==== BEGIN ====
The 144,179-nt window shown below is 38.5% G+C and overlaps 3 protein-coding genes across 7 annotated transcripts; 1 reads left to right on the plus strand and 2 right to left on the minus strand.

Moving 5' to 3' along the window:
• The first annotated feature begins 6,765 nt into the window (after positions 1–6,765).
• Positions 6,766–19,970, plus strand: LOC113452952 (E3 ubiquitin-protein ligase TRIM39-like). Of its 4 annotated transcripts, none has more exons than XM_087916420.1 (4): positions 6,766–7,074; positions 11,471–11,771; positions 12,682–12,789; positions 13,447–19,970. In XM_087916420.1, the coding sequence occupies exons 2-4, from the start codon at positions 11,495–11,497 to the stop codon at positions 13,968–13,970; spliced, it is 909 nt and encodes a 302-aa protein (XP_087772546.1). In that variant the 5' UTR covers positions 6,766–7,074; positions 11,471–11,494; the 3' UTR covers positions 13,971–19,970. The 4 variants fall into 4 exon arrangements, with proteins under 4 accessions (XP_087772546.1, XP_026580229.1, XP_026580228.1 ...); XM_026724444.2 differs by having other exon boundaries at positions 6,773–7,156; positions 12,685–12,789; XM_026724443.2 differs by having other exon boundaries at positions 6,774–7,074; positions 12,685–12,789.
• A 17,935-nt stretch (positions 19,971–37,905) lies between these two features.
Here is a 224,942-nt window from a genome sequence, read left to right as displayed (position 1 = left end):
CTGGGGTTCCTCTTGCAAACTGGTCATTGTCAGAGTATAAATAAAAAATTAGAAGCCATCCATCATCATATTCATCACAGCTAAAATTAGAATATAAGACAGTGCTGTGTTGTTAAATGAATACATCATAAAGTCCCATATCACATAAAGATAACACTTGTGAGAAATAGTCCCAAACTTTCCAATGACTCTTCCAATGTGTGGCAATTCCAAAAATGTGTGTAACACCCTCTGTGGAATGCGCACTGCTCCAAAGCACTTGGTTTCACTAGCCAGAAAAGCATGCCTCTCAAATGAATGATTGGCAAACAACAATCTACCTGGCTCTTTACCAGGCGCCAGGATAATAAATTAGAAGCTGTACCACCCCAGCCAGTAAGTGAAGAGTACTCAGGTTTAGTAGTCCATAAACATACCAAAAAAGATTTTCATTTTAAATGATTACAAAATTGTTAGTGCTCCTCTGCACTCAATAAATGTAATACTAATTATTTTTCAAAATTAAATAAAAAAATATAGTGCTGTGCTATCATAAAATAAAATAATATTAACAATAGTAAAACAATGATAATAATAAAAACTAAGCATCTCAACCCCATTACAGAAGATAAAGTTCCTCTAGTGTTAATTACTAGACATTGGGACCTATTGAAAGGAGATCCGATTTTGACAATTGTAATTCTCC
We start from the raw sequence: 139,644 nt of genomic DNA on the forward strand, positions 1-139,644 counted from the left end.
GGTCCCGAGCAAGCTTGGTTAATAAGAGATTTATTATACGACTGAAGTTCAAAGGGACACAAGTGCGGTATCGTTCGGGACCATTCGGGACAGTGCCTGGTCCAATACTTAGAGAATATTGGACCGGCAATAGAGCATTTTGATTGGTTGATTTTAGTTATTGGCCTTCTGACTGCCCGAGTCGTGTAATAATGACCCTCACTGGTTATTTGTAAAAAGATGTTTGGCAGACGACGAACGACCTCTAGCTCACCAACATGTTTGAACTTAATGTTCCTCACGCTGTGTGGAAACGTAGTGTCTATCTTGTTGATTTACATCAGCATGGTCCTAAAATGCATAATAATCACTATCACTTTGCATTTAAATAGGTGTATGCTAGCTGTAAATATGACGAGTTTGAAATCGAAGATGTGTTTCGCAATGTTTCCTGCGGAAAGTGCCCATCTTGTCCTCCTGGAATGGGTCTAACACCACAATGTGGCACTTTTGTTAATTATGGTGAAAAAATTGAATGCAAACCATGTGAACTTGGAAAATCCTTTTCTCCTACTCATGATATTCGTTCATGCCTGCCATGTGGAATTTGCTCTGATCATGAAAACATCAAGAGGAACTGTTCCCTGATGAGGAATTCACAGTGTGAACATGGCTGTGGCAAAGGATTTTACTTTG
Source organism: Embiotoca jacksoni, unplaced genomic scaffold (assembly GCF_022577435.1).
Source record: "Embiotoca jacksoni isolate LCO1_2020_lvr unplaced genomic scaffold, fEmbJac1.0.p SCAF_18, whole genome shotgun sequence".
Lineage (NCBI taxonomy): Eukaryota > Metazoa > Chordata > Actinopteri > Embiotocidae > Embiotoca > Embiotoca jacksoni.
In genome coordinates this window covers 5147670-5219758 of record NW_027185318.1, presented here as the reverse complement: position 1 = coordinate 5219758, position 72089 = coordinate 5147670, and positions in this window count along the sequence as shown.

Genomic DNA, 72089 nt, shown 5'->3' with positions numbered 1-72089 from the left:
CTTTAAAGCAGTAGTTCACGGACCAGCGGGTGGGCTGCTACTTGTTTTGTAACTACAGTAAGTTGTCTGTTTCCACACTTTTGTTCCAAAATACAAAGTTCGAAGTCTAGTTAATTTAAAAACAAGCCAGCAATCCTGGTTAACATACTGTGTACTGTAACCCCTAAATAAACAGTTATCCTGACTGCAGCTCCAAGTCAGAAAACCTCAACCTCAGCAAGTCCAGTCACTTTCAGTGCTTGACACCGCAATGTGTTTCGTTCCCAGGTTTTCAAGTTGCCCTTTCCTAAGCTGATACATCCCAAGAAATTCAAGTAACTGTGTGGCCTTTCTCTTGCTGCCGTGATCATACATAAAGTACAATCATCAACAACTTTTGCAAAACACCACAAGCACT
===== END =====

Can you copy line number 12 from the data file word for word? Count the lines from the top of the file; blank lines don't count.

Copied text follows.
Lineage (NCBI taxonomy): Eukaryota > Metazoa > Chordata > Actinopteri > Embiotocidae > Embiotoca > Embiotoca jacksoni.